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Which Olympians Champion A Vegan Lifestyle

Which Olympians Champion A Vegan Lifestyle

Morgan Mitchell, the 21-year-old Australian sprinter who has been compared to Olympic gold- medalist Cathy Freeman, may not have run her best in Rio de Janeiro, but she has plenty to be proud about nevertheless. She won every race during the 2016 Australian domestic season—an accomplishment she credits largely to her healthy vegan lifestyle, saying that it has “really helped with everything: energy, health, the environment.” She’s beaten her personal best four times since she went vegan a year and a half ago, after watching a documentary about cruelty to animals.

Vegan foods have “performance-enhancing” qualities, but they’re completely legal. Studies show that they can help reduce blood pressure, improve blood flow, and boost athletic performance. Morgan knows that she can get all the nutrients she needs from plant-based foods, and she says that she now has “more lean muscle than puppy fat.”

Former Ironman triathlete Brendan Brazier, the author of the Thrive book series and creator of the award-winning line of plant-based Vega nutritional products, feels that plant-based foods are “proactive health insurance.” An article in the American Journal of Clinical Nutrition concludes that a plant-based diet is “compatible with successful athletic endeavor”—but that may be the understatement of the year.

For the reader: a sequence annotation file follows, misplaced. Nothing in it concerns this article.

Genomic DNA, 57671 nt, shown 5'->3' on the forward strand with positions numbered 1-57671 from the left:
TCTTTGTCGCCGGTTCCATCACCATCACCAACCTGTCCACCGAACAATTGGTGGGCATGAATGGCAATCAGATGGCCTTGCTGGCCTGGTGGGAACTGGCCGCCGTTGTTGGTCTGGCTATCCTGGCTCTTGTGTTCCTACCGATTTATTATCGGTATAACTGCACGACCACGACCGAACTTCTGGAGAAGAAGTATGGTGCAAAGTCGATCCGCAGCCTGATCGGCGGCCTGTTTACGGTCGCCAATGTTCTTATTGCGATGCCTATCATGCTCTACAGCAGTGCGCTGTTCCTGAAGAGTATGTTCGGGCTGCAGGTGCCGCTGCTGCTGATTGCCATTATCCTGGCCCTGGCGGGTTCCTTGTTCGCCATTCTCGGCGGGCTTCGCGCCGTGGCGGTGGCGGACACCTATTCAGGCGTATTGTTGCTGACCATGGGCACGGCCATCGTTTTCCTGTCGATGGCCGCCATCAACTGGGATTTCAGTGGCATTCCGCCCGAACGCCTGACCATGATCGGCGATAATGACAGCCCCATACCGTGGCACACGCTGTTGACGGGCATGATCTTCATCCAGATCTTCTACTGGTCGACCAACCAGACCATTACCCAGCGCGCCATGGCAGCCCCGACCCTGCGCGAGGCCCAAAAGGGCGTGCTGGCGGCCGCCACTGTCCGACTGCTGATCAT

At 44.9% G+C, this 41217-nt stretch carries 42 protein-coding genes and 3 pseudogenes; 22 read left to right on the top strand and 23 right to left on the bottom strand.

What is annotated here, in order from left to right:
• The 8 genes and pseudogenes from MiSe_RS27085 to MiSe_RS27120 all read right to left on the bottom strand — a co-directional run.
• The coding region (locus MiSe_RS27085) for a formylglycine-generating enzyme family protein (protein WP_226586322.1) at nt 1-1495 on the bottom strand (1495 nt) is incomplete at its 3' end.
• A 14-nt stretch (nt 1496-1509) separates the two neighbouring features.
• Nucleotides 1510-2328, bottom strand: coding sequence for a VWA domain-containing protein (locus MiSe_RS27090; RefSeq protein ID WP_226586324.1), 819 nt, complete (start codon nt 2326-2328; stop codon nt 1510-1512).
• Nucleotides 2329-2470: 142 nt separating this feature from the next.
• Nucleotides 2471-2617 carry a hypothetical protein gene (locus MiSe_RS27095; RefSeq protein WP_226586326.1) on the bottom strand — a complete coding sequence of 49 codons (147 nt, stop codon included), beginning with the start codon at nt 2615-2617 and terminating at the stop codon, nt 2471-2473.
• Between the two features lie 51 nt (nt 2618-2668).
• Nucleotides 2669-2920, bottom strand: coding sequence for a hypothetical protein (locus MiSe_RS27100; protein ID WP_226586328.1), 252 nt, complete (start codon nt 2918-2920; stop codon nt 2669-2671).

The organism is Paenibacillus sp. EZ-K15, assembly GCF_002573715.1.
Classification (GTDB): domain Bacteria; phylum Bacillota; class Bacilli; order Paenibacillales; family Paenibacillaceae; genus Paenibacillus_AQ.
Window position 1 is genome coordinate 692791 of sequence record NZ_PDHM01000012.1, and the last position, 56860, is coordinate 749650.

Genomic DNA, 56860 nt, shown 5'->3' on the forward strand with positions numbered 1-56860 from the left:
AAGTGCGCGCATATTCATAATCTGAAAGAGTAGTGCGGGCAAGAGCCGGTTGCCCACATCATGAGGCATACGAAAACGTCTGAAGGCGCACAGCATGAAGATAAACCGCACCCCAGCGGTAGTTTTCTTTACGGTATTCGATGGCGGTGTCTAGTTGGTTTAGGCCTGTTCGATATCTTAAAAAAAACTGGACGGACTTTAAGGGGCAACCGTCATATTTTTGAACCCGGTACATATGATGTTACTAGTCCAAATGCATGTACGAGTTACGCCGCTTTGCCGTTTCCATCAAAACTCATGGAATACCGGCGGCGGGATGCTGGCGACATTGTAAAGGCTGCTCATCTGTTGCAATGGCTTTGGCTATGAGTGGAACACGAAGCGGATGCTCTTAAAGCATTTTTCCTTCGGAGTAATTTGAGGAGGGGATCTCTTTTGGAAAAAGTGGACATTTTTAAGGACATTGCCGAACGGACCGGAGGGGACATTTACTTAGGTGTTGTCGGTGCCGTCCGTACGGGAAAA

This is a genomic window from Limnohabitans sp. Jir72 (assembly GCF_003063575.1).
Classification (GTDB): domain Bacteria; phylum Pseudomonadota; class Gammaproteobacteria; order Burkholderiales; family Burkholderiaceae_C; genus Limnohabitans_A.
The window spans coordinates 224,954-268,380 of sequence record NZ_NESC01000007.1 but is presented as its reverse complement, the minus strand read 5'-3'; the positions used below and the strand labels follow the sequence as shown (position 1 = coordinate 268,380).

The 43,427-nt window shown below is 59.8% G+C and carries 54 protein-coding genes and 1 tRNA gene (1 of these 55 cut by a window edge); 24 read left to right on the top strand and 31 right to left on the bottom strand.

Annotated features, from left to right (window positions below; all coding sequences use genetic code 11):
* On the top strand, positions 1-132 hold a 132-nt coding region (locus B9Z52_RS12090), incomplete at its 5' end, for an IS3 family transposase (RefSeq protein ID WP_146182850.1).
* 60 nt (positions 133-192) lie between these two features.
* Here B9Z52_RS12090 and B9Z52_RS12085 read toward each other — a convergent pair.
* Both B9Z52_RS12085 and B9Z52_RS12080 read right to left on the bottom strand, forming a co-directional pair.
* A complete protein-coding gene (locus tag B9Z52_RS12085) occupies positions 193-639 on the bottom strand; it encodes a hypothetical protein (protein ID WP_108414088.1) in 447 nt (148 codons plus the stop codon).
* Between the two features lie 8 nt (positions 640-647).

Running on Plant-Based Meals
Morgan is following in some really successful footsteps. Carl Lewis, Sports Illustrated‘s “Olympian of the Century,” says that his best year of track competition was the first year that he went vegan. Vegan ultramarathoner Scott Jurek completed the 2,189-mile journey across the Appalachian Trail in a record 46 days, 8 hours and 7 minutes, and vegan Ironmen Jason Lester and Rich Roll completed five Ironman triathlons—each on a different Hawaiian Island—in one week.

Vegan runner Fiona Oakes has run marathons on all seven continents and the North Pole, where she set a course record by 44 minutes. Morgan and Fiona have different running styles, of course, but they share a deep compassion for animals. Fiona, who runs a sanctuary for rescued animals, has even run in cow costumes to call attention to her vegan lifestyle.

Powered by Plants
Runners aren’t the only athletes who…well, run on vegan foods. Kendrick Harris, the only male U.S. weightlifter at the Olympics in Rio, is powered by plant-based foods, as is boxer Cam F. Awesome, who is representing the U.S. in Brazil. Some of the strongest athletes in the world are fueled by fruit, vegetables, and other plant foods, including Patrik Baboumian, who broke the world record for the most weight ever carried by a human being, and all of the men and women on the PlantBuilt Vegan Muscle Team.

A number of other vegan athletes, from free-climber Steph Davis to Olympic figure skater Meagan Duhamel, have earned respect and admiration for their abilities as well as their kind food choices.

No matter what happens in their respective sports, every vegan athlete is a winner for helping to stop animal suffering, protect the planet, and promote healthy living.

The line up:

Fangirl, I did. ? #veganathlete

A photo posted by Morgan Mitchell (@morganmitch) on

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HOLY SH*T reality just punched me in the face. The lil Olympic escapade begins today. Adios Australia ???? #obamaout

A photo posted by Morgan Mitchell (@morganmitch) on

Heather Moore is a senior writer for the PETA Foundation.

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